ulcer in the aspirin group was 36.19 cm2 compared to 21.39 cm2 in the control group. Healing time for ulcers in the aspirin group were at 6 ± 2.19 weeks.
T-test was used to determine if there was a difference in the percentage of ulcer surface area aft er treatment between the treatment and control groups. With a p value of 0.0064, the ulcer size of the treatment group significantly decreased in comparison with the placebo.
Relative risk reduction computation revealed that aspirin, in addition to standard wound care and compression, will improve venous ulcers 33% more. ARR was 0.33, favouring aspirin with 33% chance of healing. NNT analysis revealed that three patients were required to be treated with aspirin to demonstrate complete ulcer closure. No adverse effects were noted in both groups (Figure 2-5).
Th is study demonstrated that Aspirin has a favorable effect in the management of venous ulcers when used with compression stockings based on the higher proportion of healed ulcers, faster healing time and higher percentage of healed surface area. Th ere were no adverse effects reported.
It was shown that administration of low dose aspirin is 33% more beneficial than the standard care alone and increases the chances of healing also by 33%. Time to healing was faster, with 6 weeks compared to 99 days median time of ulcer healing with 2-layer compression therapy [8-10]. Although the difference was significant, it is important to note that those patients who demonstrated complete healing had ulcers less than 5 cm2 and duration of 12 months
In both groups, better healing outcomes were seen in patients who had ulcers of shorter duration and smaller surface area. These results are in accordance with studies that investigated the associations of different risk factors and complete ulcer healing, which determined that longer ulcer duration and larger baseline surface areas were poor prognosticators of healing, and that age and sex did not seem to affect the outcome.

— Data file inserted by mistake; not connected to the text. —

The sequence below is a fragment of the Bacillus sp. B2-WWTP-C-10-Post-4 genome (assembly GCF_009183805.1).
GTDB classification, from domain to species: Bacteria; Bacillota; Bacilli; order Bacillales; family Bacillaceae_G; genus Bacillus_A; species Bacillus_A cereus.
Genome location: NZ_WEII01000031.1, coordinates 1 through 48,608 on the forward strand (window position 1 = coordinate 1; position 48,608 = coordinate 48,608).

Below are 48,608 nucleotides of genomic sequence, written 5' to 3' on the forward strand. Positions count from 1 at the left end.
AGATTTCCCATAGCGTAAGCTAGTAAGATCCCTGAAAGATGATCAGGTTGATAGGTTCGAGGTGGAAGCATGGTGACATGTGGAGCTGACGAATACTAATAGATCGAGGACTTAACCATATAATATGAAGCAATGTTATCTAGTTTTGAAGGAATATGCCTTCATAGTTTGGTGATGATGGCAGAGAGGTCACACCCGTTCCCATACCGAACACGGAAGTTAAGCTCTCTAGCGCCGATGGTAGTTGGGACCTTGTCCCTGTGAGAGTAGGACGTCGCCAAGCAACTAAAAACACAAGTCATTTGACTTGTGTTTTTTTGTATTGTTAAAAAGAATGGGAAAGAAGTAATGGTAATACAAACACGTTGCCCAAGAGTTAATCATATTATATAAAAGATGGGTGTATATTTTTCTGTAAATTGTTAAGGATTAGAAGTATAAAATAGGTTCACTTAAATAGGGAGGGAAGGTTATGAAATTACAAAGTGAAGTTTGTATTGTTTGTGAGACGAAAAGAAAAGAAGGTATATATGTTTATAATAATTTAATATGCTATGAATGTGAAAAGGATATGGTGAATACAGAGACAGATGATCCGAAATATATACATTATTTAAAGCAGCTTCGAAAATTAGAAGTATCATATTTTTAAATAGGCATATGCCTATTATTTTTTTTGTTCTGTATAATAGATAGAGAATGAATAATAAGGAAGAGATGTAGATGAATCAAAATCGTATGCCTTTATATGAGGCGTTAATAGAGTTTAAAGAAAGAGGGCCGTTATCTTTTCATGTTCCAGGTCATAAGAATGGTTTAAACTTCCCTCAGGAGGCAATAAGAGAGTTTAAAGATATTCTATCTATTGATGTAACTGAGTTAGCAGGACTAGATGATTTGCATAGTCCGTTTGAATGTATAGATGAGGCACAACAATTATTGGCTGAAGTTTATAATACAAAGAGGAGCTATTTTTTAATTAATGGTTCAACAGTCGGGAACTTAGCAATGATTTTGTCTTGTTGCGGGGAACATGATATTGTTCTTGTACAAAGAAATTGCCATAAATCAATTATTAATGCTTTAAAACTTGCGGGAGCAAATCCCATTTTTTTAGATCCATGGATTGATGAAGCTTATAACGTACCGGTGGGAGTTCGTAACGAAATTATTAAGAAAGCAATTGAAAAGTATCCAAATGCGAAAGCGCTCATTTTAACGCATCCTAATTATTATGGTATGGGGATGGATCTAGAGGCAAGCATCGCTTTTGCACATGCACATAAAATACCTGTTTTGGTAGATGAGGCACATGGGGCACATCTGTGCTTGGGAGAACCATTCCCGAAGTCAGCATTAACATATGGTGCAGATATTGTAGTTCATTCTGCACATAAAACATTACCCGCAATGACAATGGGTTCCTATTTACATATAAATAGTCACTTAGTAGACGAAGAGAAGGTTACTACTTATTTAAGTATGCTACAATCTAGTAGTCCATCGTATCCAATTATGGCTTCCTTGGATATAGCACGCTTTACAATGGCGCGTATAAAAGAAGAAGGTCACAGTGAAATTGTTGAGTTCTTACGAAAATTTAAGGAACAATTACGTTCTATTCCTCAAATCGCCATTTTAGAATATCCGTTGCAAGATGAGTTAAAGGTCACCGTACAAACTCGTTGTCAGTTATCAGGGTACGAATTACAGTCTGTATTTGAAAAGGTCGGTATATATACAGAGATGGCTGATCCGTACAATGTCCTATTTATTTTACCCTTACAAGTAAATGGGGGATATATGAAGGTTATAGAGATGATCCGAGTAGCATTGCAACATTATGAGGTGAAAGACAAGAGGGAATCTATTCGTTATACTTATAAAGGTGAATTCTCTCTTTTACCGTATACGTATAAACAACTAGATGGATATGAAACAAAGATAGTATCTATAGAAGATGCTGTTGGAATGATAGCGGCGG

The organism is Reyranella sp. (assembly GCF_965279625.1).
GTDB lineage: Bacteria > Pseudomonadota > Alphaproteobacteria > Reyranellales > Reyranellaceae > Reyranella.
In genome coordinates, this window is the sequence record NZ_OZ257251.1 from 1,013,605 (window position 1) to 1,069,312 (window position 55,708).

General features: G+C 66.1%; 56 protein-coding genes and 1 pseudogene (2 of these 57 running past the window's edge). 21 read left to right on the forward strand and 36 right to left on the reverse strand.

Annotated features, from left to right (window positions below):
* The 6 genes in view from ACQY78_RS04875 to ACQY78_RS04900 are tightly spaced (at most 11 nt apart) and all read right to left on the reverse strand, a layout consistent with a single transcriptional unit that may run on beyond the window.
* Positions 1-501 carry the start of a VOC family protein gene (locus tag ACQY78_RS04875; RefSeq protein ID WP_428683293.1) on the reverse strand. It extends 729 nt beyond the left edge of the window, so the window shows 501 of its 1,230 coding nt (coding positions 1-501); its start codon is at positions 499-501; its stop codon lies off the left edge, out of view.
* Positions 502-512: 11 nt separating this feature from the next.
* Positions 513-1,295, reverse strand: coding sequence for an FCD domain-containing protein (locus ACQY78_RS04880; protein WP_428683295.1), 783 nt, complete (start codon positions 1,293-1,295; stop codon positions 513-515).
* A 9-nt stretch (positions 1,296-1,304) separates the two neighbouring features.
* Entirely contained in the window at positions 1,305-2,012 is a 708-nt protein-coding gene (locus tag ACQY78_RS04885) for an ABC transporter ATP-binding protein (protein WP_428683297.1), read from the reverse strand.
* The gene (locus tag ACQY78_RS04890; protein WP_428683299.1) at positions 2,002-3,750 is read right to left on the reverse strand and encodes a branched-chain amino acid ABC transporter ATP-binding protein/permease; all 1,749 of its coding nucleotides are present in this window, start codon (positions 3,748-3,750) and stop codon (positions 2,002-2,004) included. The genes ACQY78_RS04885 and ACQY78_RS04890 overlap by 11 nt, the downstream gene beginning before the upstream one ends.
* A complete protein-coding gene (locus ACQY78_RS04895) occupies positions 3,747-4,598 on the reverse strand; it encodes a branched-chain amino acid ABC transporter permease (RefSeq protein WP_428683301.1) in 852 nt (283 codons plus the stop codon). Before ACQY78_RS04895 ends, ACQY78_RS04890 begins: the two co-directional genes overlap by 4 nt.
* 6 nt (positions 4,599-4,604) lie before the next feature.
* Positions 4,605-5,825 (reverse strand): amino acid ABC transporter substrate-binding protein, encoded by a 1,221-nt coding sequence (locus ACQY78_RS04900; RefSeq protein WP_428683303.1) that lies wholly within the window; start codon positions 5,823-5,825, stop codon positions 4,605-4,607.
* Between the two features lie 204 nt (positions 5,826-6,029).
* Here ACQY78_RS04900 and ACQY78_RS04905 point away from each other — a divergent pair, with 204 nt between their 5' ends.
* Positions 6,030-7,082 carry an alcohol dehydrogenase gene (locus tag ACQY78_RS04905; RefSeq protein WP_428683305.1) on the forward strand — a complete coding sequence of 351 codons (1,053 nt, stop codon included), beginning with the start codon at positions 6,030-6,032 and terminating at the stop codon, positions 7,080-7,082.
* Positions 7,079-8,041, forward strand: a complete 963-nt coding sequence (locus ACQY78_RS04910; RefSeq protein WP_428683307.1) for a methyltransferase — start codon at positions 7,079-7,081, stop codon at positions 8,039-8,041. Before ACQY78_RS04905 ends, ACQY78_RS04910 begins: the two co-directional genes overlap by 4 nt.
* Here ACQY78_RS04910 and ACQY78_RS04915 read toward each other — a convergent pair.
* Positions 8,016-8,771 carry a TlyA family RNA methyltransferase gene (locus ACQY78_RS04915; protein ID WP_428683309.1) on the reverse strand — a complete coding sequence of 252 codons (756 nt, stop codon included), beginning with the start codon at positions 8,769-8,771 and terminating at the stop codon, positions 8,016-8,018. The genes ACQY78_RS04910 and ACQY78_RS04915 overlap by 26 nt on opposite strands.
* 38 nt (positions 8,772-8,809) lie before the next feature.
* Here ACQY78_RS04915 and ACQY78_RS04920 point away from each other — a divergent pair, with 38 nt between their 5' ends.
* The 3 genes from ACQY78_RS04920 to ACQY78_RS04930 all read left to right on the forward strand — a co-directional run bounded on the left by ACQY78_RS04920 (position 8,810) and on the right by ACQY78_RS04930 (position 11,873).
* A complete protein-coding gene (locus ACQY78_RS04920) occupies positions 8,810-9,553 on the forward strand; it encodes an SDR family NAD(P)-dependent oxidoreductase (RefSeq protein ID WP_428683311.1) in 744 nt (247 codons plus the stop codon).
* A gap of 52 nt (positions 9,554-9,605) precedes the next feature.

Result of this study was comparable with the two published clinical trials done in United Kingdom and Spain. Limitation of this study is the small sample size, short observation period, and failure to investigate recurrence.
Th ere were no adverse effects documented in this study. However, complete evaluation of patients prior to administration of Aspirin is prudent. Lanas et al. did a literature review to construct risk-ratio estimations and determined incidences of cardiovascular and upper gastrointestinal complications according to the presence of different risk factors. Based on the results reported by Hernandez-Diaz and Garcia-Rodriguez, the pooled relative risk of upper GI bleeding was 2.0 for LDA, considered as doses ≤ 325 mg/day. Major risk factors for the development of upper GI bleeding are: age, male gender, history of peptic ulcer and concomitant use of NSAIDs, anticoagulants, or clopidogrel. They presented clinical variables with corresponding relative risk ratio estimators. Of note, age 15-49 has a RR of 1.0 and co-therapy with proton pump inhibitor has an RR of 0.4, decreasing the risk of bleeding by 60% [11-13].
Conclusion:Aspirin 160 mg daily can be given as an adjunct to standard wound care and compression in the management of venous ulcers. Proper selection of patients will prevent adverse eff ects and improve healing rate and time.